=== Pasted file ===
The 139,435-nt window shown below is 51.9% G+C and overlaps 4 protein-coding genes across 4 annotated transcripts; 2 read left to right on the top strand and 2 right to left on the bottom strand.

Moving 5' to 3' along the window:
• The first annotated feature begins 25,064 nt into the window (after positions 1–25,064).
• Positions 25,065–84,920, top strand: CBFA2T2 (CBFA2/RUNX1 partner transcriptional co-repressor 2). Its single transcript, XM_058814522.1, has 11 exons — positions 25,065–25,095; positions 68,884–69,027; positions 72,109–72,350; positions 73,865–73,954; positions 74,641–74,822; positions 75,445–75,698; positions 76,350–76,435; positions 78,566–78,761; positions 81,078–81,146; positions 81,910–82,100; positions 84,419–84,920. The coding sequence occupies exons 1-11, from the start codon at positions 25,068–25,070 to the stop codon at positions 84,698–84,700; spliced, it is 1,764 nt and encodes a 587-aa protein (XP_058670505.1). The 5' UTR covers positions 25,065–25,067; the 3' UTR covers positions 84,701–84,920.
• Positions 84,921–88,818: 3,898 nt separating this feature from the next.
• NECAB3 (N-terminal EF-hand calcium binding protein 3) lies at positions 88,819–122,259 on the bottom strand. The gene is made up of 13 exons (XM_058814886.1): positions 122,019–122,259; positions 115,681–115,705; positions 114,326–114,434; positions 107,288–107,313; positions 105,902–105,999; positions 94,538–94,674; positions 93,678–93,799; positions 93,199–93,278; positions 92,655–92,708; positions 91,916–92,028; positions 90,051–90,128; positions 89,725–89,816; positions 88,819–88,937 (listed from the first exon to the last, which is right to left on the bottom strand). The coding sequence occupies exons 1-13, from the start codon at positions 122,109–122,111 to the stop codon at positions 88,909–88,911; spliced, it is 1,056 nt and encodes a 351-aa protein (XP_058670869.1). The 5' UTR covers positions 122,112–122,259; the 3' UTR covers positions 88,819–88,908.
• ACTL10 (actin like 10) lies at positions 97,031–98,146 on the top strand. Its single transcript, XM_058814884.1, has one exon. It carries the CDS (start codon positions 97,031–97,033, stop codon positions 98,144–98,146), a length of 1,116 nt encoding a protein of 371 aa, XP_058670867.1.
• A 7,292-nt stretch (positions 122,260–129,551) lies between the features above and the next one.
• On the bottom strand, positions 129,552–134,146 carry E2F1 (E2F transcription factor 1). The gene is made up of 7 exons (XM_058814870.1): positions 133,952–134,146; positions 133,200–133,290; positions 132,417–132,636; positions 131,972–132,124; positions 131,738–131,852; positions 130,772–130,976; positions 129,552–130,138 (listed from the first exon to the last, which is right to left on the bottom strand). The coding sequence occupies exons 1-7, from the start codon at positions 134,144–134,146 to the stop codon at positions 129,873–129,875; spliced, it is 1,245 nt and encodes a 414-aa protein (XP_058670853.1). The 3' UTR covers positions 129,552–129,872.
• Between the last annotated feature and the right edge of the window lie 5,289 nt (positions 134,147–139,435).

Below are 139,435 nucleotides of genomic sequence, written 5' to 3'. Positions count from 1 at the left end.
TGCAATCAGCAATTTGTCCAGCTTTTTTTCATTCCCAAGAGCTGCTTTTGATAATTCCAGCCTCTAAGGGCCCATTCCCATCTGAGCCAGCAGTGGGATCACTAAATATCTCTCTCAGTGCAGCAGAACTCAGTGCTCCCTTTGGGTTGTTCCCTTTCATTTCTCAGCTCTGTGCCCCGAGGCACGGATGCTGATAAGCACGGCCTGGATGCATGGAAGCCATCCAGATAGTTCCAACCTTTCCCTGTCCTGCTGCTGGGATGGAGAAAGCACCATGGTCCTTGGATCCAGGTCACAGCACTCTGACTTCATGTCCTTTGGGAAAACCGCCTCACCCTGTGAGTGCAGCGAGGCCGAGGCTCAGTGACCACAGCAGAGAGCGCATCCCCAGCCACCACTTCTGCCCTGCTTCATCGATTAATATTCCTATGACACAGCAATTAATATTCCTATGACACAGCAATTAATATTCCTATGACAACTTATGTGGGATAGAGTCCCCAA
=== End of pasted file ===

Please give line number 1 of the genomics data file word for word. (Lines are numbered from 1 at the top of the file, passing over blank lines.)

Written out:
The 139,435-nt window shown below is 51.9% G+C and overlaps 4 protein-coding genes across 4 annotated transcripts; 2 read left to right on the top strand and 2 right to left on the bottom strand.